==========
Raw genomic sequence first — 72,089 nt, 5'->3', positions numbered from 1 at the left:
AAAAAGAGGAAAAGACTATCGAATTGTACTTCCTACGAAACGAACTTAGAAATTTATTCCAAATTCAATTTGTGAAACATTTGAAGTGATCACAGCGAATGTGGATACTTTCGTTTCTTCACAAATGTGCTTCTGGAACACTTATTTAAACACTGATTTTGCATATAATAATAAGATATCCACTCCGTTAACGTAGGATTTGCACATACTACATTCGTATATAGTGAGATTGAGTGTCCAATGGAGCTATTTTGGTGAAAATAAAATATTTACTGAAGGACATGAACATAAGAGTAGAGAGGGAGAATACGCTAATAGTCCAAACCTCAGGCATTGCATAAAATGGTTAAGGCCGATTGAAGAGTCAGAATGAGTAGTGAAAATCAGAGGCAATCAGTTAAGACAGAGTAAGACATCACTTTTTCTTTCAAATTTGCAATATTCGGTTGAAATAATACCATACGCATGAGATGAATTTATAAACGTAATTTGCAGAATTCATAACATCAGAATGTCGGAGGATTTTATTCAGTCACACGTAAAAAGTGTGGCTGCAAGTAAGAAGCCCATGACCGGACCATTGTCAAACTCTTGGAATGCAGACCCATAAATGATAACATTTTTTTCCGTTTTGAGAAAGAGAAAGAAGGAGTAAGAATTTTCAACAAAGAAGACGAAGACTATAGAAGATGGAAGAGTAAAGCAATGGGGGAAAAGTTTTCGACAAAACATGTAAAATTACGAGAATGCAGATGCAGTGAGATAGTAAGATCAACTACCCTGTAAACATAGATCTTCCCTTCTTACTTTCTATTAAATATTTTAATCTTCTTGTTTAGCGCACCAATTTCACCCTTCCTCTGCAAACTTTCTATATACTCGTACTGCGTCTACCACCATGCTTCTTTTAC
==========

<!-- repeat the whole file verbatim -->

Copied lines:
Raw genomic sequence first — 72,089 nt, 5'->3', positions numbered from 1 at the left:
AAAAAGAGGAAAAGACTATCGAATTGTACTTCCTACGAAACGAACTTAGAAATTTATTCCAAATTCAATTTGTGAAACATTTGAAGTGATCACAGCGAATGTGGATACTTTCGTTTCTTCACAAATGTGCTTCTGGAACACTTATTTAAACACTGATTTTGCATATAATAATAAGATATCCACTCCGTTAACGTAGGATTTGCACATACTACATTCGTATATAGTGAGATTGAGTGTCCAATGGAGCTATTTTGGTGAAAATAAAATATTTACTGAAGGACATGAACATAAGAGTAGAGAGGGAGAATACGCTAATAGTCCAAACCTCAGGCATTGCATAAAATGGTTAAGGCCGATTGAAGAGTCAGAATGAGTAGTGAAAATCAGAGGCAATCAGTTAAGACAGAGTAAGACATCACTTTTTCTTTCAAATTTGCAATATTCGGTTGAAATAATACCATACGCATGAGATGAATTTATAAACGTAATTTGCAGAATTCATAACATCAGAATGTCGGAGGATTTTATTCAGTCACACGTAAAAAGTGTGGCTGCAAGTAAGAAGCCCATGACCGGACCATTGTCAAACTCTTGGAATGCAGACCCATAAATGATAACATTTTTTTCCGTTTTGAGAAAGAGAAAGAAGGAGTAAGAATTTTCAACAAAGAAGACGAAGACTATAGAAGATGGAAGAGTAAAGCAATGGGGGAAAAGTTTTCGACAAAACATGTAAAATTACGAGAATGCAGATGCAGTGAGATAGTAAGATCAACTACCCTGTAAACATAGATCTTCCCTTCTTACTTTCTATTAAATATTTTAATCTTCTTGTTTAGCGCACCAATTTCACCCTTCCTCTGCAAACTTTCTATATACTCGTACTGCGTCTACCACCATGCTTCTTTTAC